The Honor of the Name HTML version

Chapter 27
In the citadel of Montaignac, within the second line of fortifications, stands an old
building known as the chapel.
Originally consecrated to worship, the structure had, at the time of which we write, fallen
into disuse. It was so damp that it would not even serve as an arsenal for an artillery
regiment, for the guns rusted there more quickly than in the open air. A black mould
covered the walls to a height of six or seven feet.
This was the place selected by the Duc de Sairmeuse and the Marquis de Courtornieu for
the assembling of the military commission.
On first entering it, Maurice and the abbe felt a cold chill strike to their very hearts; and
an indefinable anxiety paralyzed all their faculties.
But the commission had not yet commenced its seance; and they had time to look about
The arrangements which had been made in transforming this gloomy hall into a tribunal,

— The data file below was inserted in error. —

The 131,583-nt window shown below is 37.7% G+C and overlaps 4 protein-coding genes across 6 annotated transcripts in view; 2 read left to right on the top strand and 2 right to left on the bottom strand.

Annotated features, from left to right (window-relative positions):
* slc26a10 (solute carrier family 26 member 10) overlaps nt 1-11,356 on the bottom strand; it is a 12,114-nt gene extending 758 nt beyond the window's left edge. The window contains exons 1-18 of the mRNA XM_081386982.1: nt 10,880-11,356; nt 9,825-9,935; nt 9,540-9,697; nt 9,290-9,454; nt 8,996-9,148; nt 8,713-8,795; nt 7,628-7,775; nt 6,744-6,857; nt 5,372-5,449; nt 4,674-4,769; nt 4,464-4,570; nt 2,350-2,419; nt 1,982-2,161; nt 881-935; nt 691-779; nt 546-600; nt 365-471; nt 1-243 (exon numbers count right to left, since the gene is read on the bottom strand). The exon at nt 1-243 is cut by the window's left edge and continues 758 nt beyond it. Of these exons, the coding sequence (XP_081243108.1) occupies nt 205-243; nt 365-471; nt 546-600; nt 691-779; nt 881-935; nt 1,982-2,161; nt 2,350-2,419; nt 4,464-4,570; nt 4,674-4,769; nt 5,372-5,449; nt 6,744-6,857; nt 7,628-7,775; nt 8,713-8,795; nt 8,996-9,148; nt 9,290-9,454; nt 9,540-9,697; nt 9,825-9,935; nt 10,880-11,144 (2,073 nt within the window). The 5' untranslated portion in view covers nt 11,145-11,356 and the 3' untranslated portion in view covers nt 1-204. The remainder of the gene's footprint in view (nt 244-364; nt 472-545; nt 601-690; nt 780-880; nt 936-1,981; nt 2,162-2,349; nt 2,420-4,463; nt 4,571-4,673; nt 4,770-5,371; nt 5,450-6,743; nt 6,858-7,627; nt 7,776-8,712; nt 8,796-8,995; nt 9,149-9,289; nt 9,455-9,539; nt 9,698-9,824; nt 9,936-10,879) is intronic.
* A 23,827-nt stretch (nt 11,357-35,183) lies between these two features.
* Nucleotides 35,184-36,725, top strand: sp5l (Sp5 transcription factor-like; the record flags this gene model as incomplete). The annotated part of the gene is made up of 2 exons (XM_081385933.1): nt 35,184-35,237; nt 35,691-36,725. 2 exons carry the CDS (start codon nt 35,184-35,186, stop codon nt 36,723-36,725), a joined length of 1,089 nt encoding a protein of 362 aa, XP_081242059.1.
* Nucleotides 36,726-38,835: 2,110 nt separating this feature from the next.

attested the precipitancy of the judges and their determination to finish their work
promptly and mercilessly.
The arrangements denoted an absence of all form; and one could divine at once the
frightful certainty of the result.
Three large tables taken from the mess-room, and covered with horse- blankets instead of
tapestry, stood upon the platform. Some unpainted wooden chairs awaited the judges; but
in the centre glittered the president's chair, a superbly carved and gilded fauteuil, sent by
the Duc de Sairmeuse.
Several wooden benches had been provided for the prisoners.
Ropes stretched from one wall to the other divided the chapel into two parts. It was a
precaution against the public.
A superfluous precaution, alas!
The abbe and Maurice had expected to find the crowd too great for the hall, large as it
was, and they found the chapel almost unoccupied.
There were not twenty persons in the building. Standing back in the shadow of the wall
were perhaps a dozen men, pale and gloomy, a sullen fire smouldering in their eyes, their
teeth tightly clinched. They were army officers retired on half pay. Three men, attired in
black, were conversing in low tones near the door. In a corner stood several country-